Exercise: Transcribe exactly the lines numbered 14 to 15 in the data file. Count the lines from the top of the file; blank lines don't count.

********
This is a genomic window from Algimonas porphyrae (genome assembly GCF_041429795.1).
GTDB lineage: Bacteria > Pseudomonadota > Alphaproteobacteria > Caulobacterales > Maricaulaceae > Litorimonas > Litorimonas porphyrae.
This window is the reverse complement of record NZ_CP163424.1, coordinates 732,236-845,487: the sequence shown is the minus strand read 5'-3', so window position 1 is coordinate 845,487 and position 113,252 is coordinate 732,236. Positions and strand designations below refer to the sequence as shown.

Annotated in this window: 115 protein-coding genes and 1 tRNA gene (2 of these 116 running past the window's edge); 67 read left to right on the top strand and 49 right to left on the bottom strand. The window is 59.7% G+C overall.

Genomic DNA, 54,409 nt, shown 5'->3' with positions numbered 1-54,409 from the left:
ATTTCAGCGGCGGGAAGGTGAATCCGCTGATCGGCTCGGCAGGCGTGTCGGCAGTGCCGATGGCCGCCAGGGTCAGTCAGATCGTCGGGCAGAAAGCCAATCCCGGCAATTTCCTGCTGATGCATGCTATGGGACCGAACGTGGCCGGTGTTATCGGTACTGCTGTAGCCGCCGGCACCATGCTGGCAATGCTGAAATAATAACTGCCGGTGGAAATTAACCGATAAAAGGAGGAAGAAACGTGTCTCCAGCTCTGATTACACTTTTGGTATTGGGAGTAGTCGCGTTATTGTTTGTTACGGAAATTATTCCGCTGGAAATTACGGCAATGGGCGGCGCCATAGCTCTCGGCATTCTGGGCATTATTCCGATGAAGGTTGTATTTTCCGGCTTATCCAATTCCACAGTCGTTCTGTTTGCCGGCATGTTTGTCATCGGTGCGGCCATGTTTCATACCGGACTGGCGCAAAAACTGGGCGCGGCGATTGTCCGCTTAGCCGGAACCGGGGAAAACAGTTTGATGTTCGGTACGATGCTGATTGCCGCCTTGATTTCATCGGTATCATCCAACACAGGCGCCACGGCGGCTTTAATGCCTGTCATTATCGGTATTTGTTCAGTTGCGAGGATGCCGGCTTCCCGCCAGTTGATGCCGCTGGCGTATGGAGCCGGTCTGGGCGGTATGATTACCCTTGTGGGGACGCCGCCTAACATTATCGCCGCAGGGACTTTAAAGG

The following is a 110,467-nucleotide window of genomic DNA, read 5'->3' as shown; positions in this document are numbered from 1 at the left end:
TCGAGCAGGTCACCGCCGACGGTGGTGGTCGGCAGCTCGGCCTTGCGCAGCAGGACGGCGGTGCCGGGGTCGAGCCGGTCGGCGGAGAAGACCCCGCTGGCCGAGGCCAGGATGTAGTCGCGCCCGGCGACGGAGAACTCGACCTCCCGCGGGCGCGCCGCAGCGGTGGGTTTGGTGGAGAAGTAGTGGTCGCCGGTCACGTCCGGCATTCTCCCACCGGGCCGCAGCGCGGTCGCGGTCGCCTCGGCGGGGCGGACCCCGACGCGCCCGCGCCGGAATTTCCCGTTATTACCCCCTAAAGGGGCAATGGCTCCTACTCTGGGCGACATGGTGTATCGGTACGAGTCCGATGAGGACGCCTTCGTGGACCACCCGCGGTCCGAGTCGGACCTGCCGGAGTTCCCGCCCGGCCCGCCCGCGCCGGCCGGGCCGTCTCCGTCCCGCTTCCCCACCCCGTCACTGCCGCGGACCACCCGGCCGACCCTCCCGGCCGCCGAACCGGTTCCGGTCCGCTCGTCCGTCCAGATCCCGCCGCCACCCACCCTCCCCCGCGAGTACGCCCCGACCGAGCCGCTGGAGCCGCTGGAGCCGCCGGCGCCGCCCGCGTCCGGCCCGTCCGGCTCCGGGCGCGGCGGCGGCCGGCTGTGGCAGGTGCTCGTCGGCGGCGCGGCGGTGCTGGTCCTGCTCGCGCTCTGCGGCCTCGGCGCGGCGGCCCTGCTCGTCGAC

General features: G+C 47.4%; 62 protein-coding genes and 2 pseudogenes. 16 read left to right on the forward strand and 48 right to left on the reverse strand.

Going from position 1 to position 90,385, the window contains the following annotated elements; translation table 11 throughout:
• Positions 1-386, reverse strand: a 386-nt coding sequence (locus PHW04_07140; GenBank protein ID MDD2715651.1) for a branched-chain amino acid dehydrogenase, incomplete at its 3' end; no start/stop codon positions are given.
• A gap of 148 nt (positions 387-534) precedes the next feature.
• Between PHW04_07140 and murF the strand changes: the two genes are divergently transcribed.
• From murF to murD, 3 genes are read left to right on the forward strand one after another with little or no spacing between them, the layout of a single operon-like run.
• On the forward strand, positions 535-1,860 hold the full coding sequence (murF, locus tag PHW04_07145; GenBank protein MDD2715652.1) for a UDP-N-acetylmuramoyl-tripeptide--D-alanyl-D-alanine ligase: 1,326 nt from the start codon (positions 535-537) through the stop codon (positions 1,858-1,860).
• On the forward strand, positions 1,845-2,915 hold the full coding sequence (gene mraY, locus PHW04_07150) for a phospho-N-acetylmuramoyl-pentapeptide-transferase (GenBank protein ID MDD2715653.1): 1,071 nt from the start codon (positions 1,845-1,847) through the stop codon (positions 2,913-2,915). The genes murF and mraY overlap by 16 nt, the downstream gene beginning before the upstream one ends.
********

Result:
• From murF to murD, 3 genes are read left to right on the forward strand one after another with little or no spacing between them, the layout of a single operon-like run.
• On the forward strand, positions 535-1,860 hold the full coding sequence (murF, locus tag PHW04_07145; GenBank protein MDD2715652.1) for a UDP-N-acetylmuramoyl-tripeptide--D-alanyl-D-alanine ligase: 1,326 nt from the start codon (positions 535-537) through the stop codon (positions 1,858-1,860).